New treatment could ‘protect against any strain of the flu’
Scots scientists have developed a novel treatment that could protect against any strain of the flu.
It is hoped that the new development, led by researchers at the University of St Andrews, has the potential to guard against current, future and even pandemic strains of the virus.
In an international effort, the scientists involved say that the preventative treatment could be used as a ‘frontline defence’ before an effective flu vaccine is developed. Leading influenza experts say the new development is ‘very exciting and potentially of great importance in this era’.
The BBSRC and MRC-funded research was led by Professor Garry Taylor and Dr Helen Connaris in the Biomedical Sciences Research Complex at St Andrews. They said “We have developed an alternative host-targeted approach to prevent influenza by synthesising novel proteins, or biologics, that are designed to mask specific sugar molecules that line the respiratory tract.
“The influenza virus, and indeed other respiratory pathogens, needs to bind to these sugars to gain entry to our cells to start the infection process.”
The novel method was tested in mice by collaborators at the Roslin Institute in Edinburgh and at St Jude Children’s Research Hospital in Memphis. These studies showed that a single intranasal dose completely protects mice even when given 7 days before a lethal challenge with the pandemic 2009 H1N1 virus. As well as surviving, the mice develop antibodies against the virus suggesting that they are “vaccinated” against any future exposure to the virus.
One of the authors of the study, Dr Robert Webster, Rose Marie Thomas Chair of Virology at St Jude, is one of the world’s foremost experts on influenza. He said, “The work is very exciting and potentially of great importance in this era of emerging viruses like H7N9 that have pandemic potential.”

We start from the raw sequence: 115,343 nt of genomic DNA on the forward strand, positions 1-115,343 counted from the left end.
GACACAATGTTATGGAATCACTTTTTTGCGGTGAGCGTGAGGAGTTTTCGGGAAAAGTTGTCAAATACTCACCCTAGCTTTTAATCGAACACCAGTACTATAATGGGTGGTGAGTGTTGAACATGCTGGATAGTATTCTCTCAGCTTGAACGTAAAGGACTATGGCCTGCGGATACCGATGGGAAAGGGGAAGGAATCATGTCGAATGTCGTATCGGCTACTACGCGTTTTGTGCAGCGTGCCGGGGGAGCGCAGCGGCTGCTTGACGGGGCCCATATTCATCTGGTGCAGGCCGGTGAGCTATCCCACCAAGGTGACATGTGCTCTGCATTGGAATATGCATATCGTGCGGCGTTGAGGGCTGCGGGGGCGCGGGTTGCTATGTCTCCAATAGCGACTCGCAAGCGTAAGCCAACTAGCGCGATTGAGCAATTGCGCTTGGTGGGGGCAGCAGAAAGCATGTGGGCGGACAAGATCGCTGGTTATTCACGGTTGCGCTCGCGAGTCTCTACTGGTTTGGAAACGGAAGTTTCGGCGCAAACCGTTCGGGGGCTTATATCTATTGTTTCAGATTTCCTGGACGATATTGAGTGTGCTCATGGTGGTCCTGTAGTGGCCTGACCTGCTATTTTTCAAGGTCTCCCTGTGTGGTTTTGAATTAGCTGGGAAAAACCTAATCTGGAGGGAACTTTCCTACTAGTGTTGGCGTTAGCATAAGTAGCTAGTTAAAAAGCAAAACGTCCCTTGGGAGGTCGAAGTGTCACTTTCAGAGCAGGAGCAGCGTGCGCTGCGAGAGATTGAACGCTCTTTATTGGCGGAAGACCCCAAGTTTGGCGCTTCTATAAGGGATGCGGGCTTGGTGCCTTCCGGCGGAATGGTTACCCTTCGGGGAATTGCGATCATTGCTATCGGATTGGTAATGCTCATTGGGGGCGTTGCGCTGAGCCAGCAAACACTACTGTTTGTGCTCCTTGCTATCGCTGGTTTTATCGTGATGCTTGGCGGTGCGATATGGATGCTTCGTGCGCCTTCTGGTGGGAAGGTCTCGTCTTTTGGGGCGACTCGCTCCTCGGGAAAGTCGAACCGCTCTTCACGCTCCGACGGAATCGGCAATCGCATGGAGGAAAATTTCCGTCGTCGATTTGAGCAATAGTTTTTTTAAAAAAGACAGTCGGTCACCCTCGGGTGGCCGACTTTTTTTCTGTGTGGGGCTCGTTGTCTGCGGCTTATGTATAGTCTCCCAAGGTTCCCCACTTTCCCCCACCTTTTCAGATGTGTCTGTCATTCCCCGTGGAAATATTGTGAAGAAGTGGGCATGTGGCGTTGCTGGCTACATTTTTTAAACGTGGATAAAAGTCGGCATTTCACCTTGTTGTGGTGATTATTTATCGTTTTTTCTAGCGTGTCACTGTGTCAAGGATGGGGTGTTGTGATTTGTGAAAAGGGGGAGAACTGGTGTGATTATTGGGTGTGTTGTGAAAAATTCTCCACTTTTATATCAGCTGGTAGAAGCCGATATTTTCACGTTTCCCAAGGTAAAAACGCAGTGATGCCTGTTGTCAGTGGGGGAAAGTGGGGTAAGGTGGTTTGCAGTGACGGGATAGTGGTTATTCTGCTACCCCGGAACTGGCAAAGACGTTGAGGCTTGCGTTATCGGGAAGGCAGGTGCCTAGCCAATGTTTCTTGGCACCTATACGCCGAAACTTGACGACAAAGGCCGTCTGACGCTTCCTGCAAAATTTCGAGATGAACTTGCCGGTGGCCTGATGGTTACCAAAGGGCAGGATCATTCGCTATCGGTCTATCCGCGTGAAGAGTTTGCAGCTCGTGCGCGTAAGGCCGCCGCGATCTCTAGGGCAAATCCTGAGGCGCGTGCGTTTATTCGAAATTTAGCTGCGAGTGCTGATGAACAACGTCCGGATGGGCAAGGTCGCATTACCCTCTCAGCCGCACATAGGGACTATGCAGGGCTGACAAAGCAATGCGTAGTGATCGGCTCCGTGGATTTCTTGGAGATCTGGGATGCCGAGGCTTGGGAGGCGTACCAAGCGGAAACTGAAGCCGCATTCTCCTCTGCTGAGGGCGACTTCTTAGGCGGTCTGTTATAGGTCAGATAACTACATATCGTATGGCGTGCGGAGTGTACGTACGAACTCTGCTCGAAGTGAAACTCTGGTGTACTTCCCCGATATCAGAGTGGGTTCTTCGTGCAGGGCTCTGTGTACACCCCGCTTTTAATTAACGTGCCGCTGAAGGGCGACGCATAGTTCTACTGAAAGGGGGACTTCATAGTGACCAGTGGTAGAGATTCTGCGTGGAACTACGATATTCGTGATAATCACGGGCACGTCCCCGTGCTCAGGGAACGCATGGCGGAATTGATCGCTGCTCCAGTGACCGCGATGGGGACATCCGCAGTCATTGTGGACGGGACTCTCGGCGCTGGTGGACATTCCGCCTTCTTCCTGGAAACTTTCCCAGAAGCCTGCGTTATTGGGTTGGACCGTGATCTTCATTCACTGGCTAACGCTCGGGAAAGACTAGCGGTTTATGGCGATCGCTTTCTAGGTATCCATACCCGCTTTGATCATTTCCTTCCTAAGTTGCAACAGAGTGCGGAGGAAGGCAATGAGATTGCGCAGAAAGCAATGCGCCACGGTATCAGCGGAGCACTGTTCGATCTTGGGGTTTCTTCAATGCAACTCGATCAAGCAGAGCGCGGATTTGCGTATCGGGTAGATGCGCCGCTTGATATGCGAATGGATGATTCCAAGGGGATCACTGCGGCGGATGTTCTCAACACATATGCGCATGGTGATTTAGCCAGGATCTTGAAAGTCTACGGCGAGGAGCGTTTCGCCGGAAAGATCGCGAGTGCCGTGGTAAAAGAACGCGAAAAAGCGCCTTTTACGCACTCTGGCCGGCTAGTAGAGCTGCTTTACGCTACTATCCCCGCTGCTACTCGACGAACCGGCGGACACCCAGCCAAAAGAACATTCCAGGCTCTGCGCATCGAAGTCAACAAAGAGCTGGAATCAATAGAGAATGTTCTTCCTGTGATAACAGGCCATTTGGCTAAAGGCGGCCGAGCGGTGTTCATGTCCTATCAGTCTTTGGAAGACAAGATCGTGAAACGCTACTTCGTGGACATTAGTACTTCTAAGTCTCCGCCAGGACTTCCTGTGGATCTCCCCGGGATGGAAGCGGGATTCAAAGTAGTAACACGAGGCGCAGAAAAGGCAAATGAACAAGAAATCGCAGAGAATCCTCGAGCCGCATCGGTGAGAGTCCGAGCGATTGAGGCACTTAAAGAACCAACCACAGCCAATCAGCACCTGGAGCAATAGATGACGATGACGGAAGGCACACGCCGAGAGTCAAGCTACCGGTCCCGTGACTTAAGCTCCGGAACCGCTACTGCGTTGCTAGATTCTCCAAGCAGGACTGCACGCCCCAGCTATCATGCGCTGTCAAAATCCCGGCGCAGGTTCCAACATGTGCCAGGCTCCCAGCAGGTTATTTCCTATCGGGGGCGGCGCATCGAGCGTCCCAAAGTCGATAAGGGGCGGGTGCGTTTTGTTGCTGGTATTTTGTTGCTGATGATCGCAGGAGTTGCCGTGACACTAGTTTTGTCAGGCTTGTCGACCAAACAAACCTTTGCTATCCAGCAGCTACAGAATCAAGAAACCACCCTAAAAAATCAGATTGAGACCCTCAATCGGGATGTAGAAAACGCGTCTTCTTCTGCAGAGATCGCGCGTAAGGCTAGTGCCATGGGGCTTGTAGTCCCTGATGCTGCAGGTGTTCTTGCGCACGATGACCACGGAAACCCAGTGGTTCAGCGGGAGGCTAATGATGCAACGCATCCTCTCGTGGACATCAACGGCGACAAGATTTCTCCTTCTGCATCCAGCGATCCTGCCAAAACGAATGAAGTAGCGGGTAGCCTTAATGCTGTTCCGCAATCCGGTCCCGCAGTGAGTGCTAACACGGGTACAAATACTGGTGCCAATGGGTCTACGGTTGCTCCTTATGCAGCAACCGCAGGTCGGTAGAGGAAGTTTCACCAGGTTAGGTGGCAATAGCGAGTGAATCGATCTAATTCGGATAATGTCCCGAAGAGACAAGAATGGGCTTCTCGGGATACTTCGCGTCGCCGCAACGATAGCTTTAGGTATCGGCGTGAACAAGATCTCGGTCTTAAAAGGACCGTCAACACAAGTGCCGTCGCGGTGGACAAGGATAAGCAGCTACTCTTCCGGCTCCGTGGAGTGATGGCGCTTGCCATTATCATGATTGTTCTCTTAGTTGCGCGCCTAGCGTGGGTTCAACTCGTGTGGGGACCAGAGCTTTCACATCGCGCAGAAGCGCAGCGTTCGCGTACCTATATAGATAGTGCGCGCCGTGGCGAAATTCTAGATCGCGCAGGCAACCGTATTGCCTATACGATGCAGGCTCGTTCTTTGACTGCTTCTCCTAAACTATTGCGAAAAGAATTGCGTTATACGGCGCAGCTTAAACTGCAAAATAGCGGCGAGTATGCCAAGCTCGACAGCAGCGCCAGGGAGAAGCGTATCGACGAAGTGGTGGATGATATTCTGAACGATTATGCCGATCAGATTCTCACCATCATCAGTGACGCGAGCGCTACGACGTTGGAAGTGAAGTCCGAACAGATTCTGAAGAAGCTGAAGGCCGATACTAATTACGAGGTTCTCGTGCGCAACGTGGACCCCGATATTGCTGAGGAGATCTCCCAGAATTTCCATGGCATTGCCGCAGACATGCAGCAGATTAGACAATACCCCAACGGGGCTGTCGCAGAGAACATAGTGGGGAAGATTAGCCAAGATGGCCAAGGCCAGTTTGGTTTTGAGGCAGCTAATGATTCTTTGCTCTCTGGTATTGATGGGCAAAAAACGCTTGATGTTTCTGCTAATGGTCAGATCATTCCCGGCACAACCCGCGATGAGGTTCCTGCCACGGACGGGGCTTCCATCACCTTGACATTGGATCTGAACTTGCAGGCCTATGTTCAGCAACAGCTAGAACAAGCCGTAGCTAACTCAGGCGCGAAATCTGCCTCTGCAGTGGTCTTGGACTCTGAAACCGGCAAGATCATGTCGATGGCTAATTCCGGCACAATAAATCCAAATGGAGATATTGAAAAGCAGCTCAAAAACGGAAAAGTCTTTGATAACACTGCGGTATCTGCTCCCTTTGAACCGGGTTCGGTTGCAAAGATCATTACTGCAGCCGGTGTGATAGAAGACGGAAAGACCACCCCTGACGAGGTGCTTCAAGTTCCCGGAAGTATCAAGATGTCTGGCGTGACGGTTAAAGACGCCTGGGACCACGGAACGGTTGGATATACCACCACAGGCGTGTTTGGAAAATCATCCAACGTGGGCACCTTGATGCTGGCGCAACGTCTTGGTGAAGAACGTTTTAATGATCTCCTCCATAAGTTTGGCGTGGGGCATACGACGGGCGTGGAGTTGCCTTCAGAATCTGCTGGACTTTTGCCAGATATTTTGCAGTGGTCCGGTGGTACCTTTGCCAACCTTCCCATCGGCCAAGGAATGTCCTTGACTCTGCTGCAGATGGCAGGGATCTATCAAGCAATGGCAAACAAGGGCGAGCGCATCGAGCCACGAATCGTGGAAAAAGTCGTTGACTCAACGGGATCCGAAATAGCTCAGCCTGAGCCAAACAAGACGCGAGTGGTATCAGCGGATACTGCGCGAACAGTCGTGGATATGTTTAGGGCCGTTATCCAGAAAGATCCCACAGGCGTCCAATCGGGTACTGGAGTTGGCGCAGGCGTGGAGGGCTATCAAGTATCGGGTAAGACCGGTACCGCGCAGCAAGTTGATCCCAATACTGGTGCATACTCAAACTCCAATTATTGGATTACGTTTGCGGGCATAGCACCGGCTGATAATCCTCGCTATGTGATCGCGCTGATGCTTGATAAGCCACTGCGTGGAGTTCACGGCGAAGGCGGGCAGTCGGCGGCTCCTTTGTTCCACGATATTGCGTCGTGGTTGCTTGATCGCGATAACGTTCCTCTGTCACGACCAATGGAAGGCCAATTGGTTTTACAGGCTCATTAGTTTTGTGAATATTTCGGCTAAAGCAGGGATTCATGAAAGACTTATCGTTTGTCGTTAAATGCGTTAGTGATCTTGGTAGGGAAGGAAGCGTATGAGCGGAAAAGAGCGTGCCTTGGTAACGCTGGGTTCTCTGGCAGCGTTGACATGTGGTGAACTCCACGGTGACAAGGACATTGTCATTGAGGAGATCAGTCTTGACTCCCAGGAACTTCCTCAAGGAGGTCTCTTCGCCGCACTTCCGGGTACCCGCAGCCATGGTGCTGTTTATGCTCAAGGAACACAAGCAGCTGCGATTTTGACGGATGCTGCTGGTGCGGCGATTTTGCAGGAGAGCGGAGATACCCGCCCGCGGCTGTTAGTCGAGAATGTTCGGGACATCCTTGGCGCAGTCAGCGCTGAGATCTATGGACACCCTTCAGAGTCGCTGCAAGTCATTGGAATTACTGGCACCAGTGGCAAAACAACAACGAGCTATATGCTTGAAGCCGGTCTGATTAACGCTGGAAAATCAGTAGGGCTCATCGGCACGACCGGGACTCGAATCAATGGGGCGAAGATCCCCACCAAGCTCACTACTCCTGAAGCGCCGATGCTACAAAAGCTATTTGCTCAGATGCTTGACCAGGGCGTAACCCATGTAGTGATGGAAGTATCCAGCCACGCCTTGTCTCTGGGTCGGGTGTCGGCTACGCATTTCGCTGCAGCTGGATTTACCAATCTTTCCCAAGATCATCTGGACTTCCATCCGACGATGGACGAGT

Influenza remains a constant worldwide health threat with annual epidemics claiming up to 500,000 lives each year according to the World Health Organisation. The emergence of new strains from birds in recent years has revealed the remarkable ability of the virus to cross species barriers and to pose pandemic health threats.
While vaccines are the cornerstone of prevention, these are not always effective and take time to develop in quantities needed to treat whole populations. Antivirals are available, but the very recent Cochran report has highlighted the limited effectiveness of Tamiflu despite the UK government having spent almost £0.5 billion on stockpiling the drug.
Dr Connaris, a Senior Research Fellow at the University of St Andrews, said, “We anticipate our novel preventative approach being used as a frontline defense against new pandemic strains before an effective vaccine is developed, but the approach could also be used routinely against seasonal strains to protect health and care workers.”
Professor Taylor, Professor of Molecular Biophysics at St Andrews, added, “The recent Cochran study revealing the limited effectiveness of Tamiflu which has been stockpiled by several governments at vast expense shows how new approaches are required.
“We believe that our approach has the potential to be used as a preventative against any current and new virus that emerges, such as H5N1, H7N9 and the very recent H10N8. Given that several other respiratory pathogens use the same entry route for infection, then our approach has a potentially broader application.”
The study’s authors are Helen Connaris, Lei Yang, Margaret Taylor, Sandra Tauber, Nadiawati Alias, Robert Hagan and Garry Taylor from St Andrews; Elena Govorkova and Robert Webster from St Jude Children’s Research Hospital, Memphis; Yvonne Ligertwood, Bernadette Dutia and Tony Nash from The Roslin Institute, Edinburgh.
The study entitled “Prevention of influenza by targeting host receptors using engineered proteins” is published in the Proceedings of the National Academy of Sciences of the USA (PNAS) on 14 April 2014.
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